SADC mobilises media on industrialisation
By Paulus Shiku
JOHANNESBURG, 30 JUL (NAMPA) - The Southern African Development Community (SADC) Secretariat is encouraging the media from across the southern African region to raise awareness about the SADC Industrialisation Strategy and Roadmap.
This is done through workshops with media representatives from all 15 member states.
To this effect, about 40 journalists attended a one-day workshop here Sunday to learn about the strategy and roadmap. Madagascar, Tanzania and Seychelles were not represented at the workshop due to visa issues.
A similar workshop took place in Botswana in May this year.
In her speech during the workshop, Acting Director for Industrial Development and Trade at the SADC Secretariat Lomkhosi Mkhonta-Gama said the aim is to sensitise the media to assist in driving the strategy forward by distributing information from a well-informed angle.
The Strategy and Roadmap 2015-2063, approved by SADC leaders in April 2015, is aimed at steering the major economic and technological transformation of the region. This includes raising the living standard of people in the region and intensifying structural transformation to rapidly catch up with industrialised and developed countries.
The strategy is anchored on three pillars - industrialisation as champion of economic and technological transformation; competitiveness as an active process to move from comparative advantage to competitive advantage; and regional integration and geography as the context for industrial development and economic prosperity.
Mkhonta-Gama said the aspirations and achievements of SADC must be widely disseminated through the media so the region is portrayed as a preferred cooperating partner.
“SADC must be made visible for all the good and successful initiatives that we drive. This way, we will fully realise our development aim: that of eradicating poverty in the SADC region, with our own citizens being prime drivers of regional integration,” she said.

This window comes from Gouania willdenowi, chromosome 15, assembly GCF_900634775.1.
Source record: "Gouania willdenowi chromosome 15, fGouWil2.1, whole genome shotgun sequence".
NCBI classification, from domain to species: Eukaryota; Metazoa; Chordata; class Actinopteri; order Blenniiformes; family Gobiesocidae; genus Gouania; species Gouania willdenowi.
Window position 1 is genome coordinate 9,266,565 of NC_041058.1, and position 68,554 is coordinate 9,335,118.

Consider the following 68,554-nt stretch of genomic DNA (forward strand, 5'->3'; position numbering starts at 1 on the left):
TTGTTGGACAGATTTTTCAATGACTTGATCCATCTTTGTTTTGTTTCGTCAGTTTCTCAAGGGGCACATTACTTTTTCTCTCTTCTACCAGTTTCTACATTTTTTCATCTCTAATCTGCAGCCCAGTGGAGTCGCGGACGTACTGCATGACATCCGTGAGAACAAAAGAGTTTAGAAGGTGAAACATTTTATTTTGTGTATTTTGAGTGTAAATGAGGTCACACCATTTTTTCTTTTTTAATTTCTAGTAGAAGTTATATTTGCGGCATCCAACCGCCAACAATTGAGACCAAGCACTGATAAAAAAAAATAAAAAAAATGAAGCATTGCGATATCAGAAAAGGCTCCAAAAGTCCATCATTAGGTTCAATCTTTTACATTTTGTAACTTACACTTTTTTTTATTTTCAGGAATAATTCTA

Mkhonta-Gama explained that the desire is to develop African countries, making them competitive as developed nations in order to create more jobs and alleviate poverty.
She said this can only be achieved through industrialisation.
Another Secretariat member, Dr Monnane Monnane said value addition is crucial to industrialisation as without it, resources will continue to be exported and sold back to Africa at high prices without employment creation at home.
Monnane said innovation, skills development and inclusiveness are some of the pillars and enablers for industrialisation.
“We need to be innovative so that we are able to survive through other forms of business should our mineral resources, which we depend most on, be depleted one day,” he said.
Monnane said lack of financing and inappropriate policies are some of the challenges of industrialisation.
The workshop preceded the second SADC Industrialisation Week from Monday to Friday under the theme ‘Partnering with the Private Sector in Developing Industry and Regional Value Chains’.
The event is a platform to intensify the engagement and development of partnerships among policy makers, private sector, academia, researchers and other key stakeholders to promote the SADC Industrialisation Strategy at national and regional level.
The first Industrialisation Week was held during the 36th SADC Heads of State and Government Summit in Swaziland in August 2016.